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Canada’s western provinces battling multiple wildfires amid warm, dry weather

Click to play video: '‘Everyone wanted to bring everything’: Manitoba First Nation evacuated due to wildfire' ‘Everyone wanted to bring everything’: Manitoba First Nation evacuated due to wildfire
WATCH: ‘Everyone wanted to bring everything': Manitoba First Nation evacuated due to wildfire – Jul 18, 2022

Canada’s western provinces are dealing with a number of wildfires caused by warmer and drier weather.

The B.C. Wildfire Service is keeping an eye on the Nohomin Creek Fire, which measures more than 20 square kilometres and is burning just west of the Village of Lytton.

It says lower humidity will cause fuels to dry out, stoking the flames of the nearly week-old blaze that has already destroyed at least six properties.

Read more: Wildfire near Lytton, B.C. still estimated at 1,500 hectares

Lytton was razed in a similar fire last year and many residents evacuated in 2021, still have yet to return home.

The Manitoba Wildfire Service says heat and hot weather have caused 45 blazes in the province with the largest being east of Mathias Colomb Cree Nation.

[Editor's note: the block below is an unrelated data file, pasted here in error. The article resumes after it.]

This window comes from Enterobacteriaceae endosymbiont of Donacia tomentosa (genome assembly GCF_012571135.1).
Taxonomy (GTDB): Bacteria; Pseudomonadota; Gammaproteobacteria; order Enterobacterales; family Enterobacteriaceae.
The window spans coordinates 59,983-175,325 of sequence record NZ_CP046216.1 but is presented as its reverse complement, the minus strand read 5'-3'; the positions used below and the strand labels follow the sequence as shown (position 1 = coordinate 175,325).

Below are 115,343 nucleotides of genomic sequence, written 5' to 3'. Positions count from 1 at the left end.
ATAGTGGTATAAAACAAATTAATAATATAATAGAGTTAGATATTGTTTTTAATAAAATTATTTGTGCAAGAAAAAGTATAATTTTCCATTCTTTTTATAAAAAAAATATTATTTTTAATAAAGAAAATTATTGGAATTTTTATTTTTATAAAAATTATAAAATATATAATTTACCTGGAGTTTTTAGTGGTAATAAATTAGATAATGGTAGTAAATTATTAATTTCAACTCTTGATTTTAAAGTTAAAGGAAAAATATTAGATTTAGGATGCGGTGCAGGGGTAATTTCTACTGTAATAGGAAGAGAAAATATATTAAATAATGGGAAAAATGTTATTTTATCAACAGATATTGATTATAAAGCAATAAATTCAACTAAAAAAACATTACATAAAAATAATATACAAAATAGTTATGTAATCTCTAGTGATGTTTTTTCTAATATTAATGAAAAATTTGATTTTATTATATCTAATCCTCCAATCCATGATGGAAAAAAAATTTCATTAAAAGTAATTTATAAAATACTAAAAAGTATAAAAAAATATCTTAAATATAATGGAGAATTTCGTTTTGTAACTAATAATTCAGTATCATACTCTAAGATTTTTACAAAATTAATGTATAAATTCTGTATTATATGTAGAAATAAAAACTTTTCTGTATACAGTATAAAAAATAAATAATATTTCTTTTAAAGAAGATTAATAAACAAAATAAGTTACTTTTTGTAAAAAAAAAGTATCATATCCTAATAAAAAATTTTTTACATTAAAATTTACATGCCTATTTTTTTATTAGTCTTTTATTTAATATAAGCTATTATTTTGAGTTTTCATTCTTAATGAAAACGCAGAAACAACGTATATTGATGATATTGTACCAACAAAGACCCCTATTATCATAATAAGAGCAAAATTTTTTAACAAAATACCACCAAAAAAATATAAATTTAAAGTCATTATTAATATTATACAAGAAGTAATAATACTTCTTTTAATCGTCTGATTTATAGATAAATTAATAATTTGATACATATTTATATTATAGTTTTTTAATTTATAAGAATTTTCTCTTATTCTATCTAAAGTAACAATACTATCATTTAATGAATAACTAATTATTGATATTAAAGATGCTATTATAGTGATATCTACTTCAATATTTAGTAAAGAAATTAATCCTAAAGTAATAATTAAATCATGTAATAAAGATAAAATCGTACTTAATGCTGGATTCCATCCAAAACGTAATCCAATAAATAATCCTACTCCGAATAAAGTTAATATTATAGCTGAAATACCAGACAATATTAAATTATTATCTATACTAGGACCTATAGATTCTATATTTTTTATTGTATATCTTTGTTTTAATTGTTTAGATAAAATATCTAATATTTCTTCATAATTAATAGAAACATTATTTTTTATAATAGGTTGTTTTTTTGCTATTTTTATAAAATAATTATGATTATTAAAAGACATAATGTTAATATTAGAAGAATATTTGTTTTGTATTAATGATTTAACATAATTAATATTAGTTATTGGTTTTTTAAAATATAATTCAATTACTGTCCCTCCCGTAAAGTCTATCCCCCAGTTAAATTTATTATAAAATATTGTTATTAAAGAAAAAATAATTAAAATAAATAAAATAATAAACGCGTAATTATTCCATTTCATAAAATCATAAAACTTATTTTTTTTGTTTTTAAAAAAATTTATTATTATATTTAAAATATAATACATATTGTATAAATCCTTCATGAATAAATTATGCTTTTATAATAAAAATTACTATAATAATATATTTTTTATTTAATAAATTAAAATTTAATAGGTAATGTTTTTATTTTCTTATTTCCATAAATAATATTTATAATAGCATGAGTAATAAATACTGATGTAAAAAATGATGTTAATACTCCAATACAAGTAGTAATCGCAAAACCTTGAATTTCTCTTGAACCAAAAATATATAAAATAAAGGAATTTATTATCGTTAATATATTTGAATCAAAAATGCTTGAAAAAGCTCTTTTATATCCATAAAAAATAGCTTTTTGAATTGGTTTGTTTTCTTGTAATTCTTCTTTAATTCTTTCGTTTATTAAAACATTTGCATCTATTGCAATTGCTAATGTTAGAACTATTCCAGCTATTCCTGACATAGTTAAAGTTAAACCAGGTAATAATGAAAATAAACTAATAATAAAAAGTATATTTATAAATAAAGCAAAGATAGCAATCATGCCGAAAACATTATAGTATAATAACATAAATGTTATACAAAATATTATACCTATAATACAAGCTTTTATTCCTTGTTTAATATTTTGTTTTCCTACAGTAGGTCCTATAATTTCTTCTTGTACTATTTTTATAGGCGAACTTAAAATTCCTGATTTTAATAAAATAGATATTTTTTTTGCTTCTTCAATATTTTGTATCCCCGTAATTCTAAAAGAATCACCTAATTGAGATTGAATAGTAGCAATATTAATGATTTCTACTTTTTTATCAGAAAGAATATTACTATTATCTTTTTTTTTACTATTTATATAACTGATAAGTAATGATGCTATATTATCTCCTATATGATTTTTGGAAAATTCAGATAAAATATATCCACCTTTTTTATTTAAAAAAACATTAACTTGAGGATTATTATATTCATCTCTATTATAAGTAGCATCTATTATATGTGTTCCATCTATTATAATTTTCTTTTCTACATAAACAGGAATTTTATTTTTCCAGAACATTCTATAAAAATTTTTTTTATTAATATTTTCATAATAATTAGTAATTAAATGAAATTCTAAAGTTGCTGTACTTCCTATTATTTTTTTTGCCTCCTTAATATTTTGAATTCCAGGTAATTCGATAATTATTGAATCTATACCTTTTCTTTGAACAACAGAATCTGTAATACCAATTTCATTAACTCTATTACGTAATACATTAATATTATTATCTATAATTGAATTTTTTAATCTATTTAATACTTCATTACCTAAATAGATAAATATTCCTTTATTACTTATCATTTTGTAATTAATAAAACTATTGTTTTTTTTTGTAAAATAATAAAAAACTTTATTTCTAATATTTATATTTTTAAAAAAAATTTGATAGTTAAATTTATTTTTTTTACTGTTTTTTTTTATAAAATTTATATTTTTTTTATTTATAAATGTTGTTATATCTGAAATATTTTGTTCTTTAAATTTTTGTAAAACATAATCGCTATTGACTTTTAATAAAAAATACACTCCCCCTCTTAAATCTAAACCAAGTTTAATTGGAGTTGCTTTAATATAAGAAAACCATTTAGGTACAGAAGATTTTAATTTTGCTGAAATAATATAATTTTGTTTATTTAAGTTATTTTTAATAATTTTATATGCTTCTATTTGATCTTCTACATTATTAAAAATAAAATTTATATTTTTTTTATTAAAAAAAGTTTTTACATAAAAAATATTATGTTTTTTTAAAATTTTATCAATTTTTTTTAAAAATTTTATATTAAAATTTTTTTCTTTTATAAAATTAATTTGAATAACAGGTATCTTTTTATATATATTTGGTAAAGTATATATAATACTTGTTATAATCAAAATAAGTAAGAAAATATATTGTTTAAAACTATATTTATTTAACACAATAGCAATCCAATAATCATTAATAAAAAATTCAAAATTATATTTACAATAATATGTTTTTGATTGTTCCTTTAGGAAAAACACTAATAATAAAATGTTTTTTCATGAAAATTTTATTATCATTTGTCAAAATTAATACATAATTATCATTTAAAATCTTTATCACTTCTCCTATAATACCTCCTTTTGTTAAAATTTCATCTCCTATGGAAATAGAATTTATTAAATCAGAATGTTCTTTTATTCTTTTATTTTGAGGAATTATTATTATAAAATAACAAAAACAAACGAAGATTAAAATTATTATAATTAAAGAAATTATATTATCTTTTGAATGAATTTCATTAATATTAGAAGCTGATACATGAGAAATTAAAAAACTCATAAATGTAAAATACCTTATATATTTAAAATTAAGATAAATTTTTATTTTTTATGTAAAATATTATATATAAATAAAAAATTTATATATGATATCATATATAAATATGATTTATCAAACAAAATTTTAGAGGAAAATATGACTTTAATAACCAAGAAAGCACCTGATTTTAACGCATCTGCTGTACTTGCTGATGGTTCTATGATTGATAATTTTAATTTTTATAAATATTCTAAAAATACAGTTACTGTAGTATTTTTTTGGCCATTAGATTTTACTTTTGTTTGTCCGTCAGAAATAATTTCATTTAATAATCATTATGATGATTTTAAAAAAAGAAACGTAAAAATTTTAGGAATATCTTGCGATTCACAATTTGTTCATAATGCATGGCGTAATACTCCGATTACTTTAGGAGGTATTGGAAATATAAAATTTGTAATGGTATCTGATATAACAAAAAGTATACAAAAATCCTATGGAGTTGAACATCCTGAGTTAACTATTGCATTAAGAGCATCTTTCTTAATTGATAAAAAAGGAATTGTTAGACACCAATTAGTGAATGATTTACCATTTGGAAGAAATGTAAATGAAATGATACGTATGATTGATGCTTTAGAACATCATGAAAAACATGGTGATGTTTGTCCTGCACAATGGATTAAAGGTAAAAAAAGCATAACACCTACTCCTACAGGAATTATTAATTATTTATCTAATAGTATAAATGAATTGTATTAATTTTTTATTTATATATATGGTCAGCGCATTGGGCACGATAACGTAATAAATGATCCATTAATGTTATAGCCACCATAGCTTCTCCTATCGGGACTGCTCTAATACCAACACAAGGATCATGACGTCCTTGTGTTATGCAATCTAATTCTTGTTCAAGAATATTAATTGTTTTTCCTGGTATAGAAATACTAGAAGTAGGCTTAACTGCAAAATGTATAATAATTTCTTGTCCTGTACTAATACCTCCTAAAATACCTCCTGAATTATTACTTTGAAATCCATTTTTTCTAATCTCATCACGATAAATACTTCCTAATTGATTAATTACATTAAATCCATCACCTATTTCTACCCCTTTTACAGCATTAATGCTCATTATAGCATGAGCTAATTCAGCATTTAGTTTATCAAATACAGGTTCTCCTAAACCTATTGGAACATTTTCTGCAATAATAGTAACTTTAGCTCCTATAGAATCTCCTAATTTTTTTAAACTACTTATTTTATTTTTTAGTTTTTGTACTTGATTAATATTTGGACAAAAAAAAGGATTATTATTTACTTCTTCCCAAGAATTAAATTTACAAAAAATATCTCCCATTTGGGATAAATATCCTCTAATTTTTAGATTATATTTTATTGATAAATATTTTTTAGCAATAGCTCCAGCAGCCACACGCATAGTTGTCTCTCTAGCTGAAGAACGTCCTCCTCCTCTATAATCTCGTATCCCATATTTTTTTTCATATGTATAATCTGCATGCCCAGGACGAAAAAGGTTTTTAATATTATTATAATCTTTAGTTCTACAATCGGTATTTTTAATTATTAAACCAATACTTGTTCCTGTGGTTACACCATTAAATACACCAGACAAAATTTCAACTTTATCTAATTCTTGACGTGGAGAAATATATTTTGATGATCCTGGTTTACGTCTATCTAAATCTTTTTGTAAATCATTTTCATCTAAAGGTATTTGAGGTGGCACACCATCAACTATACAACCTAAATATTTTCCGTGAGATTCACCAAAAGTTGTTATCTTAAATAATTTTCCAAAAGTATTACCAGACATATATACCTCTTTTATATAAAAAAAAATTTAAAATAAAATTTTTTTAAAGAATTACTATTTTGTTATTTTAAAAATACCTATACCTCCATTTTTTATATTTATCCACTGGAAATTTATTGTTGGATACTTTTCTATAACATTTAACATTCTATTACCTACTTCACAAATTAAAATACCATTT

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Click to play video: 'B.C. wildfires: Assessing damage caused by Nohomin Creek Fire' B.C. wildfires: Assessing damage caused by Nohomin Creek Fire
B.C. wildfires: Assessing damage caused by Nohomin Creek Fire – Jul 16, 2022

It says about 230 square kilometres have been burned, and the nearby community of Pukatawagan has been evacuated.

The service says rain has helped firefighting efforts in the southern half of Manitoba, but the northwest corner of the province remains a concern with new fires starting and heavy smoke obstructing suppression efforts.

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